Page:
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4 Social Security Tips You Need to Know

By Maurie Backman - Feb 25, 2018 at 8:41AM

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Read these carefully -- they'll come in handy over the course of your retirement planning.

Millions of seniors depend on Social Security to pay the bills in retirement, and the more you know about the program, the better positioned you'll be to make the most of your benefits. Here are a few tips that'll help you take full advantage of this key program.

1. Know your full retirement age

Though your Social Security benefits themselves are calculated based on how much you earned during your working years, the age at which you initially file can cause that number to change. In fact, workers are often advised to wait until full retirement age to claim benefits because that's the point at which they'll be eligible to collect those payments in full. Yet nearly 75% of Americans have no idea what their full retirement age is.

Your full retirement age is a function of your year of birth, as follows:

Year of Birth

Full Retirement Age

1943-1954

66

1955

66 and 2 months

1956

66 and 4 months

1957

66 and 6 months

1958

66 and 8 months

1959

66 and 10 months

1960

67

Data source: Social Security Administration.

This means that if you were born in 1961, you'll need to hold off on filing for Social Security until age 67 to avoid a reduction in benefits.

Senior couple looking at a tablet

Image source: Getty Images.

2. Don't wait too long to file for benefits

Though waiting until full retirement age to claim benefits is a wise idea, you can get even more out of Social Security if you hold off past full retirement age. In fact, for each full year you delay, you'll accrue credits that boost your payments by 8%. That said, those credits stop accumulating at 70, so once you reach that age, there's no sense in not filing.

3. Prepare to be taxed on your Social Security income

Some seniors -- namely, those without much other income -- don't pay taxes on their Social Security benefits. But if you have additional income sources, like a part-time job or savings, you might wind up on the hook for taxes on a portion of your benefits.

To see whether your benefits will be taxed, you'll need to figure your provisional income, which is your non-Social Security income plus 50% of your yearly Social Security benefit. If that number lands between $25,000 and $34,000 as a single tax filer, or between $32,000 and $44,000 as a joint filer, then you could be taxed on up to 50% of your benefits. Furthermore, if your provisional income is more than $34,000 as a single filer, or $44,000 as a couple filing jointly, then you could be taxed on up to 85% of your benefits.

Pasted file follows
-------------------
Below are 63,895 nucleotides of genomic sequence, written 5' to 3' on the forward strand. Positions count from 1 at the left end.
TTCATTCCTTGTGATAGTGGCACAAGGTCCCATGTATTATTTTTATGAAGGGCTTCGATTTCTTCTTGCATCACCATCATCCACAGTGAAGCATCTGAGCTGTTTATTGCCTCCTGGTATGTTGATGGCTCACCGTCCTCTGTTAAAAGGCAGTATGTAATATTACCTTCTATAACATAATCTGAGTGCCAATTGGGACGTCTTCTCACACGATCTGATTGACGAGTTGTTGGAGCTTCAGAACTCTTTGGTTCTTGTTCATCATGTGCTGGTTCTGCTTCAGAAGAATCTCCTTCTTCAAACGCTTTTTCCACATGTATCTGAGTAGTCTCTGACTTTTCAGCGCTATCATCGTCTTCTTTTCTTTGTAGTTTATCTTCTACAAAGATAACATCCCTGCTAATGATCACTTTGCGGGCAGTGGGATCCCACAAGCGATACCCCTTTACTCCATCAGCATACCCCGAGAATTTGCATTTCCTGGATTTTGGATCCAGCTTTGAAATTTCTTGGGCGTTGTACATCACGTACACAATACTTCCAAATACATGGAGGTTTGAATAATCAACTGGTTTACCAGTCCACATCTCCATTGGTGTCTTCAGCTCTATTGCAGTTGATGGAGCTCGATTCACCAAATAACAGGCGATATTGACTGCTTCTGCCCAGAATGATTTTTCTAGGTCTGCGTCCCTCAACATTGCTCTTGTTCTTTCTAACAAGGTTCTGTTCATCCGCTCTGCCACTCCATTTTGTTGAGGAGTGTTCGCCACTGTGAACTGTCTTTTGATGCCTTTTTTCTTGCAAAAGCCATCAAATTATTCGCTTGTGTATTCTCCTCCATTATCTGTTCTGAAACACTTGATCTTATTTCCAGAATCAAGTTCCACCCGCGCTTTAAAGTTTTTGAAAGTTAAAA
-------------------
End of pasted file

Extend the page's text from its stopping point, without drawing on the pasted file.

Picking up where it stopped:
Additionally, there are 13 states that tax Social Security income to varying degrees:

  • Colorado
  • Connecticut
  • Kansas
  • Minnesota
  • Missouri
  • Montana
  • Nebraska
  • New Mexico
  • North Dakota
  • Rhode Island
  • Utah
  • Vermont
  • West Virginia

Many of these states do offer some sort of income-based exemption, but Minnesota, North Dakota, Vermont, and West Virginia do not. Regardless of where you live, be prepared to pay taxes on those benefits so you're not caught off guard.

4. Don't rely on your benefits alone

The purpose of Social Security is to supplement your senior income -- not provide that income in its entirety. Yet countless workers neglect to save independently for retirement because they assume they'll have their benefits to fall back on, and that's a big mistake. In a best-case scenario, Social Security will replace about 40% of the typical worker's pre-retirement income. Most seniors, however, need double that amount to cover their bills.

The Social Security Administration reports that 34% of beneficiaries count on the program to provide between 90% and 100% of their total income. And those are the folks who are more likely to wind up impoverished in old age.

A better bet? Save on your own while you're still working. At present, you can contribute up to $5,500 a year to an IRA if you're under 50, and $6,500 if you're 50 or older. Employer-sponsored 401(k)s offer even more generous limits: $18,500 a year for workers under 50, and $24,500 for those 50 and above. Even if you can't max out either account type, saving a small amount each year will help you cover your living costs once you're older so that you're not relying too heavily on Social Security alone.

No matter your age, it pays to learn more about Social Security and how it works. At some point in time, you'll likely come to depend on those benefits to some extent, and arming yourself with knowledge today is the best way to maximize them.

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